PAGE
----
Many Buddhists forgo the use of euthanasia for pets in order to remain in accordance with the teachings of the Buddhadharma and with our vows to refrain from killing. This means we must cultivate an understanding of palliative medicine and commit on a deep level to the beings in our care. More and more, I am meeting people who choose to support one another as friends, sangha, or neighbors in order to provide end-of-life hospice care for one another’s pets in the community. This may be long or short term and is often no small task, but a labor of love that extends beyond this one lifetime of kinship. Caretakers often feel a deep karmic connection with their pets and believe that we have been connected in past and/or future lives, not only in this present lifetime.
According to the Buddhist view of existence, creatures in the animal realm live in frequent fear and ignorance. This perspective is not rooted in disrespect, but is rather an observation based on the instinctual nature of animals. As far as we can discern, most animals are not reflective thinkers and therefore cannot rationalize their fear away. Even very domesticated pets, who may be highly attuned to their humans’ emotions, gestures, and actions, still often experience raw fear, confusion, or ignorance of what is going on around them.
Loving animal caretakers know how to ameliorate and proactively avoid causing undue fear for their pets. Yet all animals retain an ancient consciousness of being either prey or predator (or both) and are therefore subject to fear, stress, and unawareness. The same tendencies exist in humans, although we can evaluate and therefore rationalize our circumstances to mitigate stress. There are many ways to extend the kindness of patience and calm to the animals in our homes and surroundings, especially as they age and become sick.
When it comes to pets in our families, children often closely bond with their pets and are fascinated by local wildlife. Even when animals are young, it is healthy to talk openly with children about how we all age and eventually die in order to address how we cope with our emotional responses as well as the practical needs of the aging, sick, or dying pet. Children can be included in these discussions and in the care that pets receive as they are nearing the end of their lives.
Some people may fear that pets in the household suffer unduly when witnessing the death of a fellow animal. Of course, we all mourn our loved ones’ passage, but it is important for animals to say goodbye in their own ways to fellow pets they have accompanied through life. If they are kept apart they may continue to search for the companion animal, not understanding that they are gone for good.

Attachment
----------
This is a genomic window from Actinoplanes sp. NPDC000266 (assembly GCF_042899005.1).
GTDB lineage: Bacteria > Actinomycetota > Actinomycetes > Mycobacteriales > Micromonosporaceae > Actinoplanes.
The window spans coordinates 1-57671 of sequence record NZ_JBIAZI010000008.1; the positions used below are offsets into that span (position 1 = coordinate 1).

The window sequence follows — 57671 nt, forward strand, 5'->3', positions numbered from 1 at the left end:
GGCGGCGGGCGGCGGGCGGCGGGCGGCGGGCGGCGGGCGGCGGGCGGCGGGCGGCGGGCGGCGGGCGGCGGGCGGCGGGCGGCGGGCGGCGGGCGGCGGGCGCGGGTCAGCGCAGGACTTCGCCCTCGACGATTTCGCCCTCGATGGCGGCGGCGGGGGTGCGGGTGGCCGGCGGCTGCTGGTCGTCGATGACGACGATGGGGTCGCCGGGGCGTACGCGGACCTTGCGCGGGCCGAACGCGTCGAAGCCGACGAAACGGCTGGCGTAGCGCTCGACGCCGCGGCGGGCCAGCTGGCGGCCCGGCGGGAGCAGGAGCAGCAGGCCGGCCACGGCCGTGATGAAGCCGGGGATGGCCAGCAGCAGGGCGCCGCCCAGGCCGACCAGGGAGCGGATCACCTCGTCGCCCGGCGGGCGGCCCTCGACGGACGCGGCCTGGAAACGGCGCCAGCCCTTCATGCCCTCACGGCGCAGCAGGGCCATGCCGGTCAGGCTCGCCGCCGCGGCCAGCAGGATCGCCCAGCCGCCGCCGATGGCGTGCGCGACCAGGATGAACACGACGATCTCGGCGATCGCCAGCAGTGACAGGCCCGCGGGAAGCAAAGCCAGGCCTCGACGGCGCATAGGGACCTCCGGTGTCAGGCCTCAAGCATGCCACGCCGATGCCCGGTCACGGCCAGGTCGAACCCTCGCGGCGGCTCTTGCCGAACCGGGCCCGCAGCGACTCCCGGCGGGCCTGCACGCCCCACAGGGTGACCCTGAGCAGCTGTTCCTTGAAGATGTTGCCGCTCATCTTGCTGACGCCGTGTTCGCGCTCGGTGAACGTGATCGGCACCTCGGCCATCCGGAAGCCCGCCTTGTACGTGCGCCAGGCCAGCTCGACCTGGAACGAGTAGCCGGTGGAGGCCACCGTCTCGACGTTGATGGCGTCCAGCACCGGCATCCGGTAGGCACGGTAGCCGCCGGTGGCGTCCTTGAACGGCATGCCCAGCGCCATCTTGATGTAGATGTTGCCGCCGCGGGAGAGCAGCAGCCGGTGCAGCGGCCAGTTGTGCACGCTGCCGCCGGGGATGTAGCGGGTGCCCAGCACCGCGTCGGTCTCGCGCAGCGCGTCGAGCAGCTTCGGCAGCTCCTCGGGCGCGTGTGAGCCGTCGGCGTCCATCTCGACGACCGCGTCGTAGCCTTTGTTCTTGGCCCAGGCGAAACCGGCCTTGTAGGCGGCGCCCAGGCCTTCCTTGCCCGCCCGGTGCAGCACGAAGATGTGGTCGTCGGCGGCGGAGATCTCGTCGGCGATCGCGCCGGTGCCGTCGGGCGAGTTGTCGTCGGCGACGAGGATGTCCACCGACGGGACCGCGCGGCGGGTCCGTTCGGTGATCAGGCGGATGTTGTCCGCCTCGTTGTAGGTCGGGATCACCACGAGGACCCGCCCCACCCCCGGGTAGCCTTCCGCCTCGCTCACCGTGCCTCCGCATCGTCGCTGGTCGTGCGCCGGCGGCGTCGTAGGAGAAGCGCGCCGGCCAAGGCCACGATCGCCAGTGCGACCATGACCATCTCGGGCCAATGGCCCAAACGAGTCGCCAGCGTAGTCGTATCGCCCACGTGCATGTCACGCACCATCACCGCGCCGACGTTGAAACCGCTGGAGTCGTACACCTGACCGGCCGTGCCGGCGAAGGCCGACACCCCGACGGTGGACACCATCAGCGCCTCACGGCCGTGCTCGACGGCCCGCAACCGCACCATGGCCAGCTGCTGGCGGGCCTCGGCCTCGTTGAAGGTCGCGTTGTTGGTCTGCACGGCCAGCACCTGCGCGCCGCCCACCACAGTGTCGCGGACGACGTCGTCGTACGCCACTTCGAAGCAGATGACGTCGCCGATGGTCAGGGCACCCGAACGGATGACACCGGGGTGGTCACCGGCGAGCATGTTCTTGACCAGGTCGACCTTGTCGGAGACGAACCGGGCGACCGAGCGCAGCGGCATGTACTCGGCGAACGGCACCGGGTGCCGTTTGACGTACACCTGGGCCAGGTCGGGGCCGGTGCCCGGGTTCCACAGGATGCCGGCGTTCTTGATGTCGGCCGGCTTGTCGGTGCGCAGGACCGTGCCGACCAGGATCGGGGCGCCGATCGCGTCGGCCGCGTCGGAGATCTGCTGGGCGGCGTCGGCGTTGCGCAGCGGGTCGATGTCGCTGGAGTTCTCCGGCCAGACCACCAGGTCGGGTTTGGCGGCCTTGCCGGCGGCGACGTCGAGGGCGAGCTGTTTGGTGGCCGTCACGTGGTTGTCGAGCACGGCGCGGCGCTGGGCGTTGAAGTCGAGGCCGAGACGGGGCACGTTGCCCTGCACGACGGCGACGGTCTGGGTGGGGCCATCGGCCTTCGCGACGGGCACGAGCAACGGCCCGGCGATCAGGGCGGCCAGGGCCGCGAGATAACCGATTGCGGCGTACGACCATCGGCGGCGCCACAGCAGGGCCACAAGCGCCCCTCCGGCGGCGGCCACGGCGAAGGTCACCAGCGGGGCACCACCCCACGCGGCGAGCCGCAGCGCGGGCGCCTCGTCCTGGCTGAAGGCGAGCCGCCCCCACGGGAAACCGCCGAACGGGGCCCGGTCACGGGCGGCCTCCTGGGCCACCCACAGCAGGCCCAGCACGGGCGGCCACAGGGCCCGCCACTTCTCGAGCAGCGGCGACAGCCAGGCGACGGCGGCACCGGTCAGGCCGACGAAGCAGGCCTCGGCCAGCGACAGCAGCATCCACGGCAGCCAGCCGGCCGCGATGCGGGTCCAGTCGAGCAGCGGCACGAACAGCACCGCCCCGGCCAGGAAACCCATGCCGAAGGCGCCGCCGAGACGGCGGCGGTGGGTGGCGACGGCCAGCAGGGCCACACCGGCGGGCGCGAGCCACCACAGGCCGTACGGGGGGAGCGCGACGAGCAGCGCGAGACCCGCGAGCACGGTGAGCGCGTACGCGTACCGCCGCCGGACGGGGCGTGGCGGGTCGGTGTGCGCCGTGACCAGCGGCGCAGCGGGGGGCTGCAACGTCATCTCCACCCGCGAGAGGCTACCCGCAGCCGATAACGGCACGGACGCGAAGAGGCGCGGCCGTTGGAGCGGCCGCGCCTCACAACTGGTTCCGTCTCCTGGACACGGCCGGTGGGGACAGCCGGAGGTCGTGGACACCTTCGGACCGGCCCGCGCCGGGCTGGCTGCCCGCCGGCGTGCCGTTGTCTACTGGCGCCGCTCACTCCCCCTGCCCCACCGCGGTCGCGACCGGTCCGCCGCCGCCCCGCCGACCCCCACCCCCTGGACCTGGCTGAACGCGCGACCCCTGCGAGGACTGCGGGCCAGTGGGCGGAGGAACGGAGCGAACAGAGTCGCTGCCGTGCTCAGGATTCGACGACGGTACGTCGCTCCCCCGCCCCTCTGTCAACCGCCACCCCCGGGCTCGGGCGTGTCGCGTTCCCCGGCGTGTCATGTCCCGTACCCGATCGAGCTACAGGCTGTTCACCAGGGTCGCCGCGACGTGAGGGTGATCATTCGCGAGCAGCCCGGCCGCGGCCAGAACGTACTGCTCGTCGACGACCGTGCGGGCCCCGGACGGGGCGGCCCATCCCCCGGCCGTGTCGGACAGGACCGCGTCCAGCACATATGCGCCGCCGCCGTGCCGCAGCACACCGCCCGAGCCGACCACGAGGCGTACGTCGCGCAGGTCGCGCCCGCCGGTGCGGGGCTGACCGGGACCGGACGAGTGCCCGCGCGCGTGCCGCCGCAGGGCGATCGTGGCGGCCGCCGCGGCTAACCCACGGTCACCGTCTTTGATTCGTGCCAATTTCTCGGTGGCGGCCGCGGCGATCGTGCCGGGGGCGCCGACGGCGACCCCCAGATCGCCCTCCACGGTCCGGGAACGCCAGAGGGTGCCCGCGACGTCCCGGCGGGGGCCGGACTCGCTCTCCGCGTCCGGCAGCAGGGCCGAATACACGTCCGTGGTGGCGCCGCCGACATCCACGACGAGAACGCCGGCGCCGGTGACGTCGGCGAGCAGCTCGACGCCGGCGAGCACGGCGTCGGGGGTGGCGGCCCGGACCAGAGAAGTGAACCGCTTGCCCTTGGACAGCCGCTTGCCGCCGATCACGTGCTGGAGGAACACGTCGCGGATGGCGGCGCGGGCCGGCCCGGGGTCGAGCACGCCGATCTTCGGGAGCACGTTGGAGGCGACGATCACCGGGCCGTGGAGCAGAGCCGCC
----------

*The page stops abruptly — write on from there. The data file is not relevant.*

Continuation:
It can be lovely to have younger companion animals for an elder pet as well as for the children, so that the hole left by a beloved pet’s death can be at least partially filled with the affection available with another pet. Although much of my work centers around the cats and dogs, birds, and popular rodent pets that most people keep, these concepts also apply to farm animals and wildlife we may encounter where we live. Although in some cases it may be more difficult to care for larger animals such as horses, cows, pigs, or yaks through to their natural demise, it is certainly not impossible.
I’ve heard stories from vets, foresters, and animal caretakers who recount the natural passage of all sorts of creatures, citing how the animals just know what to do and that the people in their lives held that space for them to go off alone and simply let go. Sometimes death is messy and upsetting, other times it is easy and peaceful. Our natural exit from this particular journey into which we were born is a significant, earthy experience, a bookend to our birth.
Next month in Part 3 of this series, we will explore cultivating home-based hospices for animals in our communities, to assist them in dying on their own timing. We will also discuss home modifications for the changing mobility needs of elder pets and their comfort and safety, including pain management.
For all of this, we engender the patience, compassion, and practical knowledge necessary to help ease suffering and to appreciate and tend to—rather than fear—what arises over the course of a being’s journey toward death. We will each go through this portal ourselves, and we never know whose turn comes next.
Sarah C. Beasley (Sera Kunzang Lhamo), author of Kindness for all Creatures: Buddhist Advice for Compassionate Animal Care, is a Nyingma practitioner since 2000, and Certified Educator, and an experienced writer and artist. She has a BA in Studio Art and is an MA Candidate in Educational Leadership. Sarah spent close to seven years in traditional retreat under the guidance of Lama Tharchin Rinpoche and Thinley Norbu Rinpoche. With a lifelong passion for wilderness, she has summited Mt. Kenya and Mt. Baker, among other peaks. Her book and other works can be seen at www.sarahcbeasley.com.